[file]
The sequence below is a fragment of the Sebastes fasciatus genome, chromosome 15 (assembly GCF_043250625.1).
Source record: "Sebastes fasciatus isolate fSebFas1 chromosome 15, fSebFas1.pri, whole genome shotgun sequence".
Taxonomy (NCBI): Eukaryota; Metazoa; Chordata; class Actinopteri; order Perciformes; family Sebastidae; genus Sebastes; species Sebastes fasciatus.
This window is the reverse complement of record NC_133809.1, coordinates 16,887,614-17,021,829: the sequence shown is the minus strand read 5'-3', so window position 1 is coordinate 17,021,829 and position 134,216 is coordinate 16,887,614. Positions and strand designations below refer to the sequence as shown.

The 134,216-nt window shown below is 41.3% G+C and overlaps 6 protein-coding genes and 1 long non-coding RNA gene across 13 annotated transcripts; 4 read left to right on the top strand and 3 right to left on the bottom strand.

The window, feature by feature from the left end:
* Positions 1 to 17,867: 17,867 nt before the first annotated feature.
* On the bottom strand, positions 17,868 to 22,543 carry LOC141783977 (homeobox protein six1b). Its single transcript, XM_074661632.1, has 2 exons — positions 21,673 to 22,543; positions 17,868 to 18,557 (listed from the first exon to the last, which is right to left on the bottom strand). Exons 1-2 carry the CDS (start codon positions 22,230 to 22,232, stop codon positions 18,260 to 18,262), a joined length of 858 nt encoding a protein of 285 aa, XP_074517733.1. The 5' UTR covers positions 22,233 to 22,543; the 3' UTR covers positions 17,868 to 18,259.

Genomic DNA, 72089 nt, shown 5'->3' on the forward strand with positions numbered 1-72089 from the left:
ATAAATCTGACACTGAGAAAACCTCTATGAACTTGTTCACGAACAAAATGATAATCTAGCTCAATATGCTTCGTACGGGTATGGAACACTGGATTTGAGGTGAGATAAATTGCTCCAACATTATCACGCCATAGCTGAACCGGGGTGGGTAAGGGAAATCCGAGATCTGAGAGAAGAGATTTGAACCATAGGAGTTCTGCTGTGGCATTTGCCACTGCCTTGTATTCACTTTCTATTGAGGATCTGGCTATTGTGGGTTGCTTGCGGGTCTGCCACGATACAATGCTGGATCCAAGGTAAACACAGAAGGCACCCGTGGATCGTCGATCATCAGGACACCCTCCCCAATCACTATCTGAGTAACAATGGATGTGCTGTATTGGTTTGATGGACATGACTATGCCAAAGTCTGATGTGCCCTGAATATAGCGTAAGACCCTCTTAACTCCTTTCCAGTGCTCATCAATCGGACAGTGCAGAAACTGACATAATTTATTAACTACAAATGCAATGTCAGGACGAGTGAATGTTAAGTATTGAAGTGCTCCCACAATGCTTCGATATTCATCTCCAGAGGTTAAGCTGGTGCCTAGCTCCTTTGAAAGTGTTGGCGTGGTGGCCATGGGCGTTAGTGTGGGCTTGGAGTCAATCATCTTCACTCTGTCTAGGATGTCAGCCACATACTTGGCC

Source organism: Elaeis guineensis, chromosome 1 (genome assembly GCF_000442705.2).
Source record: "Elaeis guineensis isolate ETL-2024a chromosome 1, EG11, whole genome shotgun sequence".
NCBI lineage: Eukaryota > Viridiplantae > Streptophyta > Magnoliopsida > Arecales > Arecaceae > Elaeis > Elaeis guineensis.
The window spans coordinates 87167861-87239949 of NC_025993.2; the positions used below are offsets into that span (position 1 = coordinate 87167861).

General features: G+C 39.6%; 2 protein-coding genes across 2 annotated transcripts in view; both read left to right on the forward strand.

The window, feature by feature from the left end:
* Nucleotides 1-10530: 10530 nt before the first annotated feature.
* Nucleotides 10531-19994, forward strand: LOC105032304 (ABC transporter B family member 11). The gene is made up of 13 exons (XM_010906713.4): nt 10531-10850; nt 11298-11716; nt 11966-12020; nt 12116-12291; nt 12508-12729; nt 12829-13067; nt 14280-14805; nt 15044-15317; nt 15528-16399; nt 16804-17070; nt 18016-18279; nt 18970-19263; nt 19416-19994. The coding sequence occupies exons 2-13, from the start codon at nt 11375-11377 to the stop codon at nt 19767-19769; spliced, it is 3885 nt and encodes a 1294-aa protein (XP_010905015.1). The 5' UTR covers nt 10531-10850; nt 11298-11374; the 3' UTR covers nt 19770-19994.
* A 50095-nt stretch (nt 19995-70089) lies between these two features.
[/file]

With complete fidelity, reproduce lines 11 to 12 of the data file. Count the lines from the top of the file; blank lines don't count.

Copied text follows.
Source organism: Elaeis guineensis, chromosome 1 (genome assembly GCF_000442705.2).
Source record: "Elaeis guineensis isolate ETL-2024a chromosome 1, EG11, whole genome shotgun sequence".